This past week I was asked if I would accept a permanent bus route. Up until now, I have been “floating” between buses, filling in for drivers who were absent, on fieldtrips, or otherwise unavailable to drive their buses. I loved doing that simply because my job changed every day. More and more though, I wanted a bus that I could call my own, but the options were limited and a few of them would have made me pull my hair out and quit had I taken the buses. (We have a few buses in town that are placed in the category of “worst bus ever.”)
On Wednesday, I got a phone call telling me I had until the afternoon to think about accepting a bus or remain a floater. We currently get .15 cents a mile and as floaters get paid for 52 miles a day. This bus that I’ve accepted has 81 miles. It’s a significant pay raise of about 20 dollars a week. It’s also one of the main reasons I accepted the bus. I spent the remainder of the week learning the route from the old driver, and trying to remember names of kids she tells me. This coming week will be my first week enforcing the same rules the old bus driver had on the bus, and making it “my” bus. I’m starting to have doubts entering this new territory, but I think I’m ready for the challenge of harnessing over 100 kids. This bus has 3 runs in the afternoon and 2 in the morning, so it will be a challenge to get these kids to school on time. The plus side is I already know a few of the kids. Unfortunately I know them as the troublemakers. But I’ve got enough experience that I believe I can handle them with my usual sarcasm and wit.
Alternative boy is a student I hauled approximately 2 years ago when the alternative school was located on a separate campus from regular school and was not funded by our public education system. We had an outside educator (Ombudsman) come in and run our alternative school. When I hauled him 2 years ago, he was no trouble to me, but he was known to have a bit of a smart mouth on him. I’ve been told he doesn’t sit with some of the younger students because he gets them all riled up. We’re gonna keep that rule!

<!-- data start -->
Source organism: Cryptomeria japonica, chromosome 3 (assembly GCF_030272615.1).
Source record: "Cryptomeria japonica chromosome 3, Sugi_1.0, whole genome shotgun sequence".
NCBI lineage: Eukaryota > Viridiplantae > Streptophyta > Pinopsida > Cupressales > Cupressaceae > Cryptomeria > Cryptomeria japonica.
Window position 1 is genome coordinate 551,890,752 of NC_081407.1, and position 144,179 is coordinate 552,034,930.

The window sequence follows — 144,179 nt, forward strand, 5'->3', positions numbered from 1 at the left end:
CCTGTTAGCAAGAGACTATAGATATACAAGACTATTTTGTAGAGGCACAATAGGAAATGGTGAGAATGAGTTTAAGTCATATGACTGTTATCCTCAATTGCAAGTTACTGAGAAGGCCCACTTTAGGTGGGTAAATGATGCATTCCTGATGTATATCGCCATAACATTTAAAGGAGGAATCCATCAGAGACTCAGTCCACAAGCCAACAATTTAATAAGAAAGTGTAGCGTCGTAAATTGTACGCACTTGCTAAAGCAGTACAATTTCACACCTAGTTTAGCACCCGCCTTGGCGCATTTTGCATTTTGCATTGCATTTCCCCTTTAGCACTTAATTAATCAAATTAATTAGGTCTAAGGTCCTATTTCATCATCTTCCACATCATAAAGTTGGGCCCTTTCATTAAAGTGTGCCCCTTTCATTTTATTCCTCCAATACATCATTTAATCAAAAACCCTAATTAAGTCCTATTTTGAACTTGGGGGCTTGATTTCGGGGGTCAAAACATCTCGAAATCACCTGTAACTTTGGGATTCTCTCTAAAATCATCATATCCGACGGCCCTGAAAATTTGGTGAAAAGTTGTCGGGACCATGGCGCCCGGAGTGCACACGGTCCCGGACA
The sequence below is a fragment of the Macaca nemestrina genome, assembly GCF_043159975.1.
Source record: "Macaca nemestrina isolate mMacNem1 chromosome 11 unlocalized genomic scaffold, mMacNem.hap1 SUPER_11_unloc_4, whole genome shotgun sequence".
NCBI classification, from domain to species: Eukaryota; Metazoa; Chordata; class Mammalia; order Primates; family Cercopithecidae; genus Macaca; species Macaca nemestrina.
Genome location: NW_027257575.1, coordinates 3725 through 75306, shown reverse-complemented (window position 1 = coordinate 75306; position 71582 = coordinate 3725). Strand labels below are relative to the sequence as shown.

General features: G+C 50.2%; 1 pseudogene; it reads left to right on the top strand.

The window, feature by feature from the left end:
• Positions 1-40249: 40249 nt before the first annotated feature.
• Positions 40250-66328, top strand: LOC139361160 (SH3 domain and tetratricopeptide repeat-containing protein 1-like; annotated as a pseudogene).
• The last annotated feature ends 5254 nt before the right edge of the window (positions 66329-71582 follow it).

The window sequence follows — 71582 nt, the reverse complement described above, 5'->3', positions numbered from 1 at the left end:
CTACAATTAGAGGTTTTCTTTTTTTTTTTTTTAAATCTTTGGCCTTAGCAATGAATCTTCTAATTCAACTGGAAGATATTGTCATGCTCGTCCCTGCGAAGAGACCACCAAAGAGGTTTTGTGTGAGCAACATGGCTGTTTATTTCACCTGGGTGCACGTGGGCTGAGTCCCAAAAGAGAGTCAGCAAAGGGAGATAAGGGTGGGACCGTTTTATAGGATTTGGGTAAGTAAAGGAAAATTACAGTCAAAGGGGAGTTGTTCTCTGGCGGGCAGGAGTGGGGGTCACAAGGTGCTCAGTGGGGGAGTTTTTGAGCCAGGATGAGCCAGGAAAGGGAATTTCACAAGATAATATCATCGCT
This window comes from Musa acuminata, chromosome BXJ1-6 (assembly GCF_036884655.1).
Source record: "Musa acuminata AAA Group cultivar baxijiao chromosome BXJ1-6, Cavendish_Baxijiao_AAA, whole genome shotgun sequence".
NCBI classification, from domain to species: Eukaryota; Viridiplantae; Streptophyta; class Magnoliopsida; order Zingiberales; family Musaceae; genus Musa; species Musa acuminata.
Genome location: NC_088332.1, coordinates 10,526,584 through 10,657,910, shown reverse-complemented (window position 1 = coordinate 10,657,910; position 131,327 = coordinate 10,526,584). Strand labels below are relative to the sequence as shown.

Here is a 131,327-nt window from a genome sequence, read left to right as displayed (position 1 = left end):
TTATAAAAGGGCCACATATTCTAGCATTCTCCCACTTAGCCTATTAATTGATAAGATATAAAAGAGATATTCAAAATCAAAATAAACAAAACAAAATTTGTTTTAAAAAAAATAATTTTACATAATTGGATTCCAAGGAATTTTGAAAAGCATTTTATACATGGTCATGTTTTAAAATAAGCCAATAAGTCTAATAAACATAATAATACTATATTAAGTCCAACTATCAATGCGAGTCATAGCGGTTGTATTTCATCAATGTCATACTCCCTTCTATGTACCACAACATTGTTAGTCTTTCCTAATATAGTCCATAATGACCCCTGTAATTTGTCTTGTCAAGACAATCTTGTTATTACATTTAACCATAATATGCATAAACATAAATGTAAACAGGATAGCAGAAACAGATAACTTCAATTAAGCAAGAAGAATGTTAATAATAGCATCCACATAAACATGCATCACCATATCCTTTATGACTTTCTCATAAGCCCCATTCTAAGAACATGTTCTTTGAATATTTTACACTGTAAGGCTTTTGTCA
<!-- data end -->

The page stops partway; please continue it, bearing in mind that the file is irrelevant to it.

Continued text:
Mouth girl is exactly that. She is the LOUDEST child I have EVER met. I encountered her early on, when she was in 7th grade at the middle school. I was substituting at the time and her and her classmates gave me a day of HELL. I had hoped to never see her again, but now that she is on my bus, I’ll have to deal with her. It seems now that she has learned to control her mouth, but has temper flare ups, so we’ll have to see how the year progresses.
D1 and D2 are twin boys who are very mischievous. They have nearly the same first name so it will be a challenge to tell who is who especially when I have to write one of them up. They are from my younger group of children who will be a challenge.
Blondie girl needs a seatbelt. Badly! I keep seeing her head pop up and down up and down. It’s like she is on a bouncy toy. She also comes from my younger children. I think she will probably end up having a permanent front seat if she cannot calm down and sit properly.
Hopefully I’ll survive my first week with them. If you don’t hear from me, send a search party!
Anxious and Excited,
The Bus Driver